Ulster Bank has suspended its search for a new headquarters and is reassessing its need for a major office campus in the wake of Covid-19.
The rethink makes it the first major employer in Ireland to indicate that the dramatic shift to staff working from home during the Covid-19 outbreak will permanently change how it does business.
Big technology companies such as Google and Facebook have said significant numbers of their staff will continue to work from home into 2021 but have not said it will change their property needs.
Ulster Bank had been seeking a new Dublin headquarters when the lockdown began, but CEO Jane Howard says the search is now on hold as a result of the experience in the lockdown, when 2,000 of the bank's staff worked from home.
In a wide-ranging article in today's Irish Independent, Ms Howard said Ulster Bank had "taken a quantum leap in how we work, where we work and for many, when we work".
"For many people, working from home removes a long commute, removes a stressful morning and evening rush involving childcare drop-offs and collections," she said.
"It also puts diversity and inclusion on the table more than ever before. We know that flexible working is one of the single biggest drivers of diversity and inclusion, particularly for women."
Bank branches have remained open during the lockdown, and she said not everyone will want or be able to work from home in future. But she said the bank is looking at the balance of where people work, and what that means for office requirement.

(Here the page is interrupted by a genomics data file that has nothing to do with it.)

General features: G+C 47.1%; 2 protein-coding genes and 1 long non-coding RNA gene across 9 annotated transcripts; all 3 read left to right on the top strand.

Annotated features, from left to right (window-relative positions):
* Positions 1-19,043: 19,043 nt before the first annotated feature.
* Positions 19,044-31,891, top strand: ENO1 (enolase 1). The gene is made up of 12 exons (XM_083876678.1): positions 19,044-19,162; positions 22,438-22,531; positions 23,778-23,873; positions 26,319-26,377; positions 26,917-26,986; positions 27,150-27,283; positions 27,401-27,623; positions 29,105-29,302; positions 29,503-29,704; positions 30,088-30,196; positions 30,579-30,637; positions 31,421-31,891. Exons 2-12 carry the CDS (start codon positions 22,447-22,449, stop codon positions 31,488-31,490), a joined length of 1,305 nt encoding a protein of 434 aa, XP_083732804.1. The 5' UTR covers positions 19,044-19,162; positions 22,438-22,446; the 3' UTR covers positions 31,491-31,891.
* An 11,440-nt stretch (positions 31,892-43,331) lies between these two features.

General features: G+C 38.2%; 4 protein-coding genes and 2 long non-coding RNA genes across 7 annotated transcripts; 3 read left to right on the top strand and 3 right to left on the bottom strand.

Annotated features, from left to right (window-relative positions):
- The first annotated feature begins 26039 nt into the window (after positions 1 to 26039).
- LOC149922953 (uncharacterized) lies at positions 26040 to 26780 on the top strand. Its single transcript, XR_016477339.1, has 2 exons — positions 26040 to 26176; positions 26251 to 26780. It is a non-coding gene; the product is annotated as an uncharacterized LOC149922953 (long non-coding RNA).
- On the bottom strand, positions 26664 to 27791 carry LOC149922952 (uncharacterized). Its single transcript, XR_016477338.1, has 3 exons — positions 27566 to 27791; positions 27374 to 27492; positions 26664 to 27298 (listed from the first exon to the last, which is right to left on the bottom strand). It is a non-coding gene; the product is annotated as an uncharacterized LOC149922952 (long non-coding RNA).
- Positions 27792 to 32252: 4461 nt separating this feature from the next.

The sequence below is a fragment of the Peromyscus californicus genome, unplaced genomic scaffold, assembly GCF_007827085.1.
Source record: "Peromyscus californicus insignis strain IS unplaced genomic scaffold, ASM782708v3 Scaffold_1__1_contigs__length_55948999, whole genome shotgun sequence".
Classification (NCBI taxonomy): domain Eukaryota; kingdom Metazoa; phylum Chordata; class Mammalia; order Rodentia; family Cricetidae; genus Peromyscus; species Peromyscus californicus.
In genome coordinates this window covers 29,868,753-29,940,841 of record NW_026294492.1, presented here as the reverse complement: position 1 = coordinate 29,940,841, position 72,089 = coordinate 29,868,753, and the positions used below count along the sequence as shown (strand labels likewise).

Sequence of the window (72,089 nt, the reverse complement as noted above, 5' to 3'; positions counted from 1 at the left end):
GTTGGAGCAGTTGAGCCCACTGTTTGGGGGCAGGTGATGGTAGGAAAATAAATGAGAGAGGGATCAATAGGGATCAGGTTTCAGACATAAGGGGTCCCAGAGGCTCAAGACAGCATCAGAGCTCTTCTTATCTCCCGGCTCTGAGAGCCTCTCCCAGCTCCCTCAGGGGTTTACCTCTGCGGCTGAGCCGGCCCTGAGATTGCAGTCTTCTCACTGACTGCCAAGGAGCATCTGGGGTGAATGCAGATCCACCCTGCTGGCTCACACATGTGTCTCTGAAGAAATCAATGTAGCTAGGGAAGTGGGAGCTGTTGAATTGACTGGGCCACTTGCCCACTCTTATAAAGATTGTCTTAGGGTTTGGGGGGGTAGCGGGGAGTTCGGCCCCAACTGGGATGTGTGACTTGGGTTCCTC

"We were in the middle of a search for a new Dublin headquarters before the restrictions began, we now will re-evaluate our needs to serve our customers, as a business, and our colleagues' needs."
Ulster Bank's headquarters functions are currently split between part of the George's Quay office campus in Dublin's docks, which it has been exiting in stages, offices on College Green in Dublin city centre and at Leopardstown, south of the city.
Before the 2008 crash, the bank had thousands of staff in George's Quay alone but numbers have been reduced dramatically over the past decade and it sold off offices during and after the property crash.
The decision to reconsider the bank's headquarters needs is an indicator of how the aftermath of the coronavirus pandemic may leave a permanent mark on the economy.
That will include a long-lasting slowdown in growth in many countries, according to ratings agency Moody's.
It reckons changes in consumer habits and business operations will accelerate technology disruption. It also has some bad news for airlines, arguing that while some consumer habit changes will be temporary, others will be permanent, such as reduced demand for air travel, public transport, in-store shopping and on-site entertainment.
It has also predicted that income inequality will widen, as will the economic disparity between emerging and advanced economies.
The bleak outlook published yesterday also sees global trade becoming more fragmented.
That would result in competing economic blocs and new restrictions on trade, investment and technology transfers.